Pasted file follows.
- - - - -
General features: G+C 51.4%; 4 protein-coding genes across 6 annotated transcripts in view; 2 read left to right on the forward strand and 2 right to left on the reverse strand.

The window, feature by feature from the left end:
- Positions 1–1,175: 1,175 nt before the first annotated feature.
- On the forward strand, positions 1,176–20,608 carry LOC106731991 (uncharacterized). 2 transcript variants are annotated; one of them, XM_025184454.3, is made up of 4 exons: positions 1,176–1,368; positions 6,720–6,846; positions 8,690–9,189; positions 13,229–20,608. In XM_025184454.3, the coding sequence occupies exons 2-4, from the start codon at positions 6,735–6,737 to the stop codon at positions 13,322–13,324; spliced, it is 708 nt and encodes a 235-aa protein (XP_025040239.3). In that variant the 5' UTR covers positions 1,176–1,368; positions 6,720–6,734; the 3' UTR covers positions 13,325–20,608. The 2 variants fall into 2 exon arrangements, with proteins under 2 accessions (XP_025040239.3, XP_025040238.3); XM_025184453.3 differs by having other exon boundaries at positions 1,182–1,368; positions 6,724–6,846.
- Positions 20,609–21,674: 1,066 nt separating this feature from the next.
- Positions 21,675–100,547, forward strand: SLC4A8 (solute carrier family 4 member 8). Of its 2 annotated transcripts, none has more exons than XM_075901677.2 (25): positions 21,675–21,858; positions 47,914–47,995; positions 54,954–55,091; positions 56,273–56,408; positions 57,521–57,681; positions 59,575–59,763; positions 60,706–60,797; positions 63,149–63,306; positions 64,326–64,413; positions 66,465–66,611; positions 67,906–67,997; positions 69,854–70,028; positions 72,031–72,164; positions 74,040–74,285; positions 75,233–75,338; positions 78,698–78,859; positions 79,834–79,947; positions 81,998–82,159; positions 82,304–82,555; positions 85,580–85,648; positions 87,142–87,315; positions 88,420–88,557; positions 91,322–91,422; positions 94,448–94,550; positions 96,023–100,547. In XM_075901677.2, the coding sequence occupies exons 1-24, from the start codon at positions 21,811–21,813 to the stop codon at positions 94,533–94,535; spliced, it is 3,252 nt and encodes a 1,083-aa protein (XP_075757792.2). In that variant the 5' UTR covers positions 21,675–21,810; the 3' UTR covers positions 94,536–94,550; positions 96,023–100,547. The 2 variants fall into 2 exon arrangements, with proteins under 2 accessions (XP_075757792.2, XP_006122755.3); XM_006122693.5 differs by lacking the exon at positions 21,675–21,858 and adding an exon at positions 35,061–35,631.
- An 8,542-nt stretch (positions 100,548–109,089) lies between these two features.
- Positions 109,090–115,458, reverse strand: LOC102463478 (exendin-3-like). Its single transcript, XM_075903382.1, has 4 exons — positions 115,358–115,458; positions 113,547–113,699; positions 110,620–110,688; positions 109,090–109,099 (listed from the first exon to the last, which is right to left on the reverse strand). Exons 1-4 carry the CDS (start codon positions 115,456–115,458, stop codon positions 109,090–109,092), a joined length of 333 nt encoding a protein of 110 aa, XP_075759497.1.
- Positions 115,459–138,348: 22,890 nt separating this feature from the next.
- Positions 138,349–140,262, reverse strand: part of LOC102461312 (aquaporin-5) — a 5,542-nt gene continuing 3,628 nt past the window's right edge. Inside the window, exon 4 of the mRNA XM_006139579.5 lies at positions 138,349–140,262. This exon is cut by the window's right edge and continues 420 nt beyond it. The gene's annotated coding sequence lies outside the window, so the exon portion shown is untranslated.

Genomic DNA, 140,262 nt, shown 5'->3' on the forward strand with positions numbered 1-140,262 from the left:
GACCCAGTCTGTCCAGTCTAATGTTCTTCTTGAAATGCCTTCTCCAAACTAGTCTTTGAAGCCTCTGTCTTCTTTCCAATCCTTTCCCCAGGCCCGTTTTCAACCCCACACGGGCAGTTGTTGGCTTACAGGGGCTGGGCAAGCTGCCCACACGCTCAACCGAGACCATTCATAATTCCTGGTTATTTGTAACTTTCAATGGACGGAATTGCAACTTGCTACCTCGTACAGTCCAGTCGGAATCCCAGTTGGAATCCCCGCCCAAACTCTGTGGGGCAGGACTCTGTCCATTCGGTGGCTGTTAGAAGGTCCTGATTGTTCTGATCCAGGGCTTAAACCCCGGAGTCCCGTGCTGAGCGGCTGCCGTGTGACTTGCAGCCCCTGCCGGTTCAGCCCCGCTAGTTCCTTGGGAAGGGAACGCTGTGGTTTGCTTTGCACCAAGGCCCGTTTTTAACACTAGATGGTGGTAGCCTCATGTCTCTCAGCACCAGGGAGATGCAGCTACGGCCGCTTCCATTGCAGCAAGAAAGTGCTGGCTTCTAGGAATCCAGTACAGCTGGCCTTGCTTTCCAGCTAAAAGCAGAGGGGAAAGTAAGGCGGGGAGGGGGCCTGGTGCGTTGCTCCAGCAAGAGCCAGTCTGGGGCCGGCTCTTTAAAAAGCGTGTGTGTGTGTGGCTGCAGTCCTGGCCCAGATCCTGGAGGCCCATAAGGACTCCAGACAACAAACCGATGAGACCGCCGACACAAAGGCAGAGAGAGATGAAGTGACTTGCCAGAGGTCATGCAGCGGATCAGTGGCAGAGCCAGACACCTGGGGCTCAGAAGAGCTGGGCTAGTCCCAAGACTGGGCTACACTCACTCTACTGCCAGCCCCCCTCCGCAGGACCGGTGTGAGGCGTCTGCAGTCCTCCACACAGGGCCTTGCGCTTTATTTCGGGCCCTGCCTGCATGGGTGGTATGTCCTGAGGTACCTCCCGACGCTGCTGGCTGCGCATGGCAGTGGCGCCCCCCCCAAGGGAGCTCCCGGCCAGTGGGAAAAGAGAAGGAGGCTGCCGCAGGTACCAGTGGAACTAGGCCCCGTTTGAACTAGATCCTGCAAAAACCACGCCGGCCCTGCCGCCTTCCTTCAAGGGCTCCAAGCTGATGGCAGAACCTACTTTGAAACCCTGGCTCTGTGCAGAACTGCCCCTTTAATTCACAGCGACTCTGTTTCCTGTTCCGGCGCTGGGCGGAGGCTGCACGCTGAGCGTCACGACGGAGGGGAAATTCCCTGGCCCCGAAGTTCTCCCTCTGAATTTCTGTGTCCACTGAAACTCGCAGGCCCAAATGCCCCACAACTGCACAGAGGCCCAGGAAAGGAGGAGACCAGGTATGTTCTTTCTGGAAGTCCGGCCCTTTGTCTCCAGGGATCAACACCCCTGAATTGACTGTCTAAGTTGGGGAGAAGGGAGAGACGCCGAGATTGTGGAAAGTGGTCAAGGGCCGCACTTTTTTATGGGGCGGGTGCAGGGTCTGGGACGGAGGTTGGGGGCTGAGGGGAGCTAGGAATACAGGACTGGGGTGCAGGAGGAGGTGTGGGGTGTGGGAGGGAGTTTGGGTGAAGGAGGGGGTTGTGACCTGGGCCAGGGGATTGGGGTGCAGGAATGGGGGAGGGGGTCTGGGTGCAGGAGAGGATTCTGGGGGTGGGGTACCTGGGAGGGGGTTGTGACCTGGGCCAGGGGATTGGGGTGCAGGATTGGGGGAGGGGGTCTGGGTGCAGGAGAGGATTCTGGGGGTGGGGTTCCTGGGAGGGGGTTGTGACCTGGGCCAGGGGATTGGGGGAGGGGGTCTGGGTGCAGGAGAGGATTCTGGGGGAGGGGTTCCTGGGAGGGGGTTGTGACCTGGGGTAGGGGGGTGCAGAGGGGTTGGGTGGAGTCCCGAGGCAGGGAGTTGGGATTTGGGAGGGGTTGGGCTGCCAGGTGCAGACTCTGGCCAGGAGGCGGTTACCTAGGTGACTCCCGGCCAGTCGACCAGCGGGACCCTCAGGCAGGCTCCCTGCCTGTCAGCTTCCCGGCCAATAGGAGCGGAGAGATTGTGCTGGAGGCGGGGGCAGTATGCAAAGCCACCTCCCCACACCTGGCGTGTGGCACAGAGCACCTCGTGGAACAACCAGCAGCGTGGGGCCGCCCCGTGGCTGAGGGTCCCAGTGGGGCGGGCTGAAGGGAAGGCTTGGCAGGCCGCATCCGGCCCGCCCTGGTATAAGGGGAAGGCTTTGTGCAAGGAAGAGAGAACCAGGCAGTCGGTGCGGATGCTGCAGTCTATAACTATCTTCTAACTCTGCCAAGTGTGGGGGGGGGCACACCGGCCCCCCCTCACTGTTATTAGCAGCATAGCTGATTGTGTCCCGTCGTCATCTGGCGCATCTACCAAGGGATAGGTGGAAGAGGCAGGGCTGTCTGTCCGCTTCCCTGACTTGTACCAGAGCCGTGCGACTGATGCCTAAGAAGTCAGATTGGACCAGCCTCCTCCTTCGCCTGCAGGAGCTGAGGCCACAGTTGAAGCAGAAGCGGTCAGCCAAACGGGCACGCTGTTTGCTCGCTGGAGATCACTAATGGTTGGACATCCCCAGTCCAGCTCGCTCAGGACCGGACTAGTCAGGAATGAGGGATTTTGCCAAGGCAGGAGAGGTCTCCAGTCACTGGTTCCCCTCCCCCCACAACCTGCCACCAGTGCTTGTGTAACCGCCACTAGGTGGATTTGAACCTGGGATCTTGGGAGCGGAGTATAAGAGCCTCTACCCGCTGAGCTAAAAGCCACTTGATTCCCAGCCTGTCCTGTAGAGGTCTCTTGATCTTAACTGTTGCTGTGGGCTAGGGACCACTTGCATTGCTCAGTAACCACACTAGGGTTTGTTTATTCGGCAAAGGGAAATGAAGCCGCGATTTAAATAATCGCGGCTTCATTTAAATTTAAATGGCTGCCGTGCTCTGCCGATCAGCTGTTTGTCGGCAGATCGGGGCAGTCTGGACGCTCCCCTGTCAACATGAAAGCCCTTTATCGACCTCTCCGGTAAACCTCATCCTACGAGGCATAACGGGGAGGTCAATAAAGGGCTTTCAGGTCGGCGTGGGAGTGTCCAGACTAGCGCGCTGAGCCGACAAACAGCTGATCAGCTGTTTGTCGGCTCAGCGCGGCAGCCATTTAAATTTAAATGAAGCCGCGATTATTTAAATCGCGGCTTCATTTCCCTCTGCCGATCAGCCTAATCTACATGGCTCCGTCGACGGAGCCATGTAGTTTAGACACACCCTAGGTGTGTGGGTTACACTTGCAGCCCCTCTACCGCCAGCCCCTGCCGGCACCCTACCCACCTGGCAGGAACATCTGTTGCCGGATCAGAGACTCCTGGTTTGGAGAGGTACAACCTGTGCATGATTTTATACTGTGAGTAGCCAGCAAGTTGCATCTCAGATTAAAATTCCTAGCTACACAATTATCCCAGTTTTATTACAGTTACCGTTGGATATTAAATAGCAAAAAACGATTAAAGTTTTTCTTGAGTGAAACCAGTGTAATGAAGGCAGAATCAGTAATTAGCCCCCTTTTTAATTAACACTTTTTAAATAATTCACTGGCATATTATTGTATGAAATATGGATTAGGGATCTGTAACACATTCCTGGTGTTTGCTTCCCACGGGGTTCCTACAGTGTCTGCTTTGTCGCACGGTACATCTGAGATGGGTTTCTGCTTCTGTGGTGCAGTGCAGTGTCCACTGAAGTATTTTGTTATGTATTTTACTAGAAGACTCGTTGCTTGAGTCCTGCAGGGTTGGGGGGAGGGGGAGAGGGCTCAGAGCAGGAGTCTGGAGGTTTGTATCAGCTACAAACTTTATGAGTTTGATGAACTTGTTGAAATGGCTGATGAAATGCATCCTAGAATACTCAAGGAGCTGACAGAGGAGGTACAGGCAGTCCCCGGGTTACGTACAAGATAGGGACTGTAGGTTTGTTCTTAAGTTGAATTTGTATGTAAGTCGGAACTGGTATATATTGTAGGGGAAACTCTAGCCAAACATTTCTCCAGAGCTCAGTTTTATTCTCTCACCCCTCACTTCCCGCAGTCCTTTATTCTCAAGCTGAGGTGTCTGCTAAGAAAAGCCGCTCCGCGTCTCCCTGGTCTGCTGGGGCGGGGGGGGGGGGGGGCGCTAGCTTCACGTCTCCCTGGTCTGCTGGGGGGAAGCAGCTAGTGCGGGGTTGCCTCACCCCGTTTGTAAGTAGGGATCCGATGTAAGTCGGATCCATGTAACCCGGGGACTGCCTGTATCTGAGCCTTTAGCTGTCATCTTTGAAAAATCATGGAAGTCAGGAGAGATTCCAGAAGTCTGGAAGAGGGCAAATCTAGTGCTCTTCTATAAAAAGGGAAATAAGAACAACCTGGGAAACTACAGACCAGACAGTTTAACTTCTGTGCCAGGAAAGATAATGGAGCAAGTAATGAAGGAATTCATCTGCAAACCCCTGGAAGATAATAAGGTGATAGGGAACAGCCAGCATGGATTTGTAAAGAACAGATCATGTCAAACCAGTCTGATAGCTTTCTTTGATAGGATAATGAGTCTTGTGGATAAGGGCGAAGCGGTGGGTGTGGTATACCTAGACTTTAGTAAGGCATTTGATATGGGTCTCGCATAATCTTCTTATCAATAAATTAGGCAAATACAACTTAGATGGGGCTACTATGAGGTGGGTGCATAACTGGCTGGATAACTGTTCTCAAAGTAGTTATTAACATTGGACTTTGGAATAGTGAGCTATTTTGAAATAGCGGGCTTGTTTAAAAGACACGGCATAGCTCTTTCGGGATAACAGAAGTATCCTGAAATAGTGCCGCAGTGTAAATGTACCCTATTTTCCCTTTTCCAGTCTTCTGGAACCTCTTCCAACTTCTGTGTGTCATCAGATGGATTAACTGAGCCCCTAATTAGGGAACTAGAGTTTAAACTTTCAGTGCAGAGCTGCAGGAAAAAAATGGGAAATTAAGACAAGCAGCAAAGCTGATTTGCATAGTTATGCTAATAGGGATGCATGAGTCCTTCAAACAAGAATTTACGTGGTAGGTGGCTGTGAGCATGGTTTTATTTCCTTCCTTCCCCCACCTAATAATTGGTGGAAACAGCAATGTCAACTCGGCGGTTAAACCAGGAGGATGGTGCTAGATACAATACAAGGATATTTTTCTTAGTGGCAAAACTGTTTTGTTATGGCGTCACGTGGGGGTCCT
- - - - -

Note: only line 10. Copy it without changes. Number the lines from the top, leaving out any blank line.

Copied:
- Positions 138,349–140,262, reverse strand: part of LOC102461312 (aquaporin-5) — a 5,542-nt gene continuing 3,628 nt past the window's right edge. Inside the window, exon 4 of the mRNA XM_006139579.5 lies at positions 138,349–140,262. This exon is cut by the window's right edge and continues 420 nt beyond it. The gene's annotated coding sequence lies outside the window, so the exon portion shown is untranslated.